Anyone who works with lumber on a regular basis (and is a little bit of a hoarder!) knows about scrap lumber. It grows, it multiplies, it takes over spaces and it is really hard to throw away. It just feels wrong to get rid of something that could be made beautiful!
Scrap Lumber Goals
My goal is to do one scrap wood project each week until my sizable scrap lumber hoard is significantly reduced! There are just three rules for these projects…they have to be useful, they have to use only the lumber left over from other projects and they can’t take an astronomical amount of time. My first scrap wood wonder project (yep, that’s what I’m calling this) followed all the rules! I always planned to build a chalkboard for the pantry but I wasn’t sure how I wanted it to look. I didn’t want just a chalkboard with a frame around it.
Realistically, I don’t need a lot of chalkboard space. I’ll jot a few notes on it every now and then when I need a reminder but my 10-year-old will probably write on it more for fun. I’m more apt to stick a note, a bill or a schedule on the board with a tack than to write something with chalk but I do like having that option. So I decided to incorporate both – the chalkboard and a sort of bulletin board! I wasn’t sure how it would turn out (what’s in my head doesn’t always translate well to the wood!) but we all really love it. And it only took a couple of hours to complete minus paint drying time.
All I used to complete this project was:
- Kilz primer (left over from another project)
- Rust-oleum Chalkboard Paint (purchased for a project that never happened…sure that’s never happened to you!)
- RapidFuse Wood Adhesive Glue (free sample at a conference!)
- Paint brush
Preparing the Wood
First I measured the wall where the chalkboard would hang. Allowing enough room for the frame, my planks needed to be 12 inches wide. So I gathered lumber pieces that were at least that width. Next, I cut all the bigger plank pieces down to 12 inches wide. Some of the pieces had notches and splits, so I trimmed away all the “bad spots”. Since I really did not have a definite height for the piece, the planks could be any height. If I wanted it taller after trimming, I could just add additional board(s). After trimming the boards, the total height of the planks was 47 inches. Since these were left over from our wood plank wall, they were already stained. If you don’t have pieces already stained, you should stain or paint them before you put the pieces together.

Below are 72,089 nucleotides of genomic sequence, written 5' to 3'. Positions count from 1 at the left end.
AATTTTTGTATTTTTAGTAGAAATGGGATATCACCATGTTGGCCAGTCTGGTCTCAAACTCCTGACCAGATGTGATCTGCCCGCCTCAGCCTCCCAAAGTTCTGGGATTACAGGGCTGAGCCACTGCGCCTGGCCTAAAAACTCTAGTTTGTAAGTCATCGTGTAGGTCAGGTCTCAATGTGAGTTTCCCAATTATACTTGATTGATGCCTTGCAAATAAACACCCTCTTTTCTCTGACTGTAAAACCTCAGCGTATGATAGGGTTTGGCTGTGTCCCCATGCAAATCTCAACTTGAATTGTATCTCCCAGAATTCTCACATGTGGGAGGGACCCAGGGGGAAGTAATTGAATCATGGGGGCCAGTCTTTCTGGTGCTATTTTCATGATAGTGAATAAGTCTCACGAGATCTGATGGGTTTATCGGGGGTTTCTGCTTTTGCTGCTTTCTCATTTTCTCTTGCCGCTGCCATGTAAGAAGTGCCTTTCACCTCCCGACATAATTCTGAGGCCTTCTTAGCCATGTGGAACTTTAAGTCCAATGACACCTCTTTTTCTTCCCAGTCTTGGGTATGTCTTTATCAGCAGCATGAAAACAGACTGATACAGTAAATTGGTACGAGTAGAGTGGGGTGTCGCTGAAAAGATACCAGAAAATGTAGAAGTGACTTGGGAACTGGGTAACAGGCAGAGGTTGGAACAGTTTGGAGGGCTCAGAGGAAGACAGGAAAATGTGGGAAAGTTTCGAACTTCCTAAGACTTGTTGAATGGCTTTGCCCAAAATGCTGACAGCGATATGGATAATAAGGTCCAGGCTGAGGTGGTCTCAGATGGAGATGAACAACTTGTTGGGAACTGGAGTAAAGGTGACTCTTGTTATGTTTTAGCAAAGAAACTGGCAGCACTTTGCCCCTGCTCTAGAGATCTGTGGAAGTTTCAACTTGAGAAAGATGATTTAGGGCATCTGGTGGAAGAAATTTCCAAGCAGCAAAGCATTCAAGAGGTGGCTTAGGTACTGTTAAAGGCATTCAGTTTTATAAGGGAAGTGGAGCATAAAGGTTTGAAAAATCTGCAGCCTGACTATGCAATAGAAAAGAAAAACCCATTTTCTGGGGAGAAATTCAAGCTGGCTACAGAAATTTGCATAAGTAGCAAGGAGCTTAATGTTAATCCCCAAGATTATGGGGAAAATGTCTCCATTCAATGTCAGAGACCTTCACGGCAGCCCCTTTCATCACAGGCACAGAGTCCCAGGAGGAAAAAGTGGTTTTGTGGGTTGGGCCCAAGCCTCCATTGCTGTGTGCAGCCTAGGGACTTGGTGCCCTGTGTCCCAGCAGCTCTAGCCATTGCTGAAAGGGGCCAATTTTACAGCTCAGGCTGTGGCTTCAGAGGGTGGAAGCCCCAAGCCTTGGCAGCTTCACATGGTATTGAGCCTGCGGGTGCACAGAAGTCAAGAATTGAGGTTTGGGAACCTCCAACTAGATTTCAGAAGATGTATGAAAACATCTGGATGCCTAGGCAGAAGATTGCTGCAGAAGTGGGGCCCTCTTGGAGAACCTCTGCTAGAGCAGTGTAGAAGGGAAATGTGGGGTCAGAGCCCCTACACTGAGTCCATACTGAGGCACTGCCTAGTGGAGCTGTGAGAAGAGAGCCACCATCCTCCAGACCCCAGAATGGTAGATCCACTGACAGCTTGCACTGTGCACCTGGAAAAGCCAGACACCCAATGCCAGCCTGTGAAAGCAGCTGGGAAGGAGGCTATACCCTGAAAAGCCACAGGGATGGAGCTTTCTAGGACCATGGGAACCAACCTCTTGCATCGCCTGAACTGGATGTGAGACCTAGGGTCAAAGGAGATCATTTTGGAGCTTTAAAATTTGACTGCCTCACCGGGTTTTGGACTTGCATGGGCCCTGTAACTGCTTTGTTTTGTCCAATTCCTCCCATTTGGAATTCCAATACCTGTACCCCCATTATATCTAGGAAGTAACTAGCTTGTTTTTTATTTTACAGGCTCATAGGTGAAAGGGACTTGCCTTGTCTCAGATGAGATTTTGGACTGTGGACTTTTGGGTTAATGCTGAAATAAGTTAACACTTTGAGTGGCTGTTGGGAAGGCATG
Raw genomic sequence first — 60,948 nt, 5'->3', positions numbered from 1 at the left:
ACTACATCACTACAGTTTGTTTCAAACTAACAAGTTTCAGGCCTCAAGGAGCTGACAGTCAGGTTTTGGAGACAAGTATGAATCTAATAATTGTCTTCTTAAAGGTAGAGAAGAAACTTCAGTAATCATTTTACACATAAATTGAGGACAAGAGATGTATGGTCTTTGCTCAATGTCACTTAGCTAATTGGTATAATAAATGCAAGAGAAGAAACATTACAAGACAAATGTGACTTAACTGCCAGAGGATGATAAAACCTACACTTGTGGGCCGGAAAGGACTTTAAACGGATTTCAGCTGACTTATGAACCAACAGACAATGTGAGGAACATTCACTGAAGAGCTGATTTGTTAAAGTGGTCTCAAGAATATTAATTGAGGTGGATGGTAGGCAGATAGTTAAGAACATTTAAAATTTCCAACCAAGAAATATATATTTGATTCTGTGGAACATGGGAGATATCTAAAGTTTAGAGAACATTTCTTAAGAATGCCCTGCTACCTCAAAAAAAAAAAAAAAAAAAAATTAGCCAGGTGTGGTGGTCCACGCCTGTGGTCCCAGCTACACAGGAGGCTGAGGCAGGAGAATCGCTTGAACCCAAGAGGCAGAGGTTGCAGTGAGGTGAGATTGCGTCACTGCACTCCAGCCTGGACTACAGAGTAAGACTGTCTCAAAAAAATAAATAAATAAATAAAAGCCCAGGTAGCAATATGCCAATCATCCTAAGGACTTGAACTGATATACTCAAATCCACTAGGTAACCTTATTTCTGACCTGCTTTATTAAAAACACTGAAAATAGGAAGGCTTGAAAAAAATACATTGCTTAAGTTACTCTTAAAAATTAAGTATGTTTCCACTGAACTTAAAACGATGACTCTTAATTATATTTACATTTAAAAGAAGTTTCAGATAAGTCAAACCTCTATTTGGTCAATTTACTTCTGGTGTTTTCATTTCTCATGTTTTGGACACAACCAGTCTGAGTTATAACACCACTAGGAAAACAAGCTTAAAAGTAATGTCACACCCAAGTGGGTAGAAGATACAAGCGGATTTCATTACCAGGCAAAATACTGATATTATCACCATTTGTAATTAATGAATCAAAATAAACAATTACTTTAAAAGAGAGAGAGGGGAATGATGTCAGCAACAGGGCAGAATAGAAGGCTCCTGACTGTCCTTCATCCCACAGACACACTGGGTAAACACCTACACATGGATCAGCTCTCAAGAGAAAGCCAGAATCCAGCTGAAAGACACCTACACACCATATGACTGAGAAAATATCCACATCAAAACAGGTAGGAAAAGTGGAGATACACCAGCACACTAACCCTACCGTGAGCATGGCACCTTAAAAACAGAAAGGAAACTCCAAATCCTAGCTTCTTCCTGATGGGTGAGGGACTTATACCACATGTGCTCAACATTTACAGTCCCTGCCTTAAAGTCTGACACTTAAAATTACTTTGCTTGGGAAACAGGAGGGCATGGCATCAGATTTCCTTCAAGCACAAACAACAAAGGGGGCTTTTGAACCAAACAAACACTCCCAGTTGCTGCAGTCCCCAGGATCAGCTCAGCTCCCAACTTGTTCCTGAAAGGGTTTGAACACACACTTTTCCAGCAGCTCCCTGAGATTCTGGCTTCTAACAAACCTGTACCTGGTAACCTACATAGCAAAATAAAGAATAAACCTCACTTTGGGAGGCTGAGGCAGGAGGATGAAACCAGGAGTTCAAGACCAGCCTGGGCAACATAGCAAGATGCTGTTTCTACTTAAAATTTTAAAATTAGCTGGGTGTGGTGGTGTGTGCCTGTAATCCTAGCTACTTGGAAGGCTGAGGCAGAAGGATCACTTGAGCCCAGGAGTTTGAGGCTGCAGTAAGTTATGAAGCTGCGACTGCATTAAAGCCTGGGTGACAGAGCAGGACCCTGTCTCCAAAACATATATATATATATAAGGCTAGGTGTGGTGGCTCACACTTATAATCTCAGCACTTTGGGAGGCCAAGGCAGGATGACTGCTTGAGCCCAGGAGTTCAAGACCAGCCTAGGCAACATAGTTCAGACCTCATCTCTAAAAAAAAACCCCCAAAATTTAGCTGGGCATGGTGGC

Next I placed the planks together and picked the pieces I wanted to use as the chalkboard. To make the chalkboard area large enough and actually usable, I put together several planks. I then painted the chalkboard pieces with primer and let them dry. After they were dry, I painted them with two coats of chalkboard paint. Putting the planks together was simple. I just used Dap Rapidfuse wood adhesive glue – no nails, no screws…just this glue!
I didn’t have a clamp long enough for all the planks so I separated them into two groups.
Time for the Frame
While I was waiting for the glue to set (about 30 minutes!), I cut the 2 X 2’s I used to frame the planks. The 2 X 2’s for the frames were cut the same length as the combined height of the planks, 47 inches. Because I thought it would look better AND be a lot easier than trying to get it to fit perfectly flush, I cut the top of the frame 16 inches and the bottom 15 inches. After cutting the pieces to length, I stained all the frame pieces using the tea and vinegar method. I only waited 15 minutes after putting on the tea to paint with the vinegar (I already had the vinegar and steel wool in a jar).
I lined the 2 X 2’s up with the back of the first set of planks and nailed each side together with brads and my nail gun. This created an inset look that I really liked. Then I aligned the second set of planks with the first and nailed it on each side. I centered the top and the bottom frame pieces and attached them. Finally, I seasoned the chalkboard by rubbing it with a piece of chalk and wiping the excess off with a paper towel…and that was it! Done!
That’s a Wrap!
This was a fun project. I didn’t really worry that much about making it “perfect”. The imperfections add to the project. I did not sand ANYTHING! The lumber is rough and it looks great! You can make this as tall or as short as you want. It can hang horizontally or vertically or you can stand it against a wall. You can paint or stain the planks. Since the pine wood planks are soft, the thumbtacks go in pretty easily. Can’t wait to show you a picture of it in our pantry…that’s coming soon!